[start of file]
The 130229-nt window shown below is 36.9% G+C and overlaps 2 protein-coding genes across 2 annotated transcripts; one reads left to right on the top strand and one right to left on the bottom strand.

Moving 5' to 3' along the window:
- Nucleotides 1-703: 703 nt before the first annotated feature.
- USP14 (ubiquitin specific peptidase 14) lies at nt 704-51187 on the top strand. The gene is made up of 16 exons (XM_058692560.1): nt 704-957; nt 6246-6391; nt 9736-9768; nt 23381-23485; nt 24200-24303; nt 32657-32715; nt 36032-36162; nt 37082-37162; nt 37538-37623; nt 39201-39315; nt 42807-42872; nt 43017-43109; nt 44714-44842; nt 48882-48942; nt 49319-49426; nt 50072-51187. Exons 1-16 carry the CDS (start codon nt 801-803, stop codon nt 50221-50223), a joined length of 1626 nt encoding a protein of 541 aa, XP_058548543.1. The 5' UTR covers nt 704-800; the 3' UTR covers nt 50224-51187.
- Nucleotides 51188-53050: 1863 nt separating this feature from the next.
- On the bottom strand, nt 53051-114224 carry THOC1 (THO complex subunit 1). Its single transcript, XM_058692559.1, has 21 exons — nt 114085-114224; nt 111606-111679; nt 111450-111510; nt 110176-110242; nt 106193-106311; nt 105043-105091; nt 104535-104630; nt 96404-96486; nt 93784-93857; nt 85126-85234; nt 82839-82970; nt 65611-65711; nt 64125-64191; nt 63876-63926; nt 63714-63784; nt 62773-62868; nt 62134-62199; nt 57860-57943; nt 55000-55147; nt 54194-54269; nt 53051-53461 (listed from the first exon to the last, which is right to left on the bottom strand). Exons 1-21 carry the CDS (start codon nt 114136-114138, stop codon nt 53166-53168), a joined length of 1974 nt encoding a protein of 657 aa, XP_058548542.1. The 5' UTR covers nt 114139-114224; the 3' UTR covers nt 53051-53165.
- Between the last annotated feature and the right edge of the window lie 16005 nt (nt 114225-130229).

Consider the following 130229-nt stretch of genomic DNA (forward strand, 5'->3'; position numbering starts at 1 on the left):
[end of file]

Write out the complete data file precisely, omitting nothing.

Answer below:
The 130229-nt window shown below is 36.9% G+C and overlaps 2 protein-coding genes across 2 annotated transcripts; one reads left to right on the top strand and one right to left on the bottom strand.

Moving 5' to 3' along the window:
- Nucleotides 1-703: 703 nt before the first annotated feature.
- USP14 (ubiquitin specific peptidase 14) lies at nt 704-51187 on the top strand. The gene is made up of 16 exons (XM_058692560.1): nt 704-957; nt 6246-6391; nt 9736-9768; nt 23381-23485; nt 24200-24303; nt 32657-32715; nt 36032-36162; nt 37082-37162; nt 37538-37623; nt 39201-39315; nt 42807-42872; nt 43017-43109; nt 44714-44842; nt 48882-48942; nt 49319-49426; nt 50072-51187. Exons 1-16 carry the CDS (start codon nt 801-803, stop codon nt 50221-50223), a joined length of 1626 nt encoding a protein of 541 aa, XP_058548543.1. The 5' UTR covers nt 704-800; the 3' UTR covers nt 50224-51187.
- Nucleotides 51188-53050: 1863 nt separating this feature from the next.
- On the bottom strand, nt 53051-114224 carry THOC1 (THO complex subunit 1). Its single transcript, XM_058692559.1, has 21 exons — nt 114085-114224; nt 111606-111679; nt 111450-111510; nt 110176-110242; nt 106193-106311; nt 105043-105091; nt 104535-104630; nt 96404-96486; nt 93784-93857; nt 85126-85234; nt 82839-82970; nt 65611-65711; nt 64125-64191; nt 63876-63926; nt 63714-63784; nt 62773-62868; nt 62134-62199; nt 57860-57943; nt 55000-55147; nt 54194-54269; nt 53051-53461 (listed from the first exon to the last, which is right to left on the bottom strand). Exons 1-21 carry the CDS (start codon nt 114136-114138, stop codon nt 53166-53168), a joined length of 1974 nt encoding a protein of 657 aa, XP_058548542.1. The 5' UTR covers nt 114139-114224; the 3' UTR covers nt 53051-53165.
- Between the last annotated feature and the right edge of the window lie 16005 nt (nt 114225-130229).

Consider the following 130229-nt stretch of genomic DNA (forward strand, 5'->3'; position numbering starts at 1 on the left):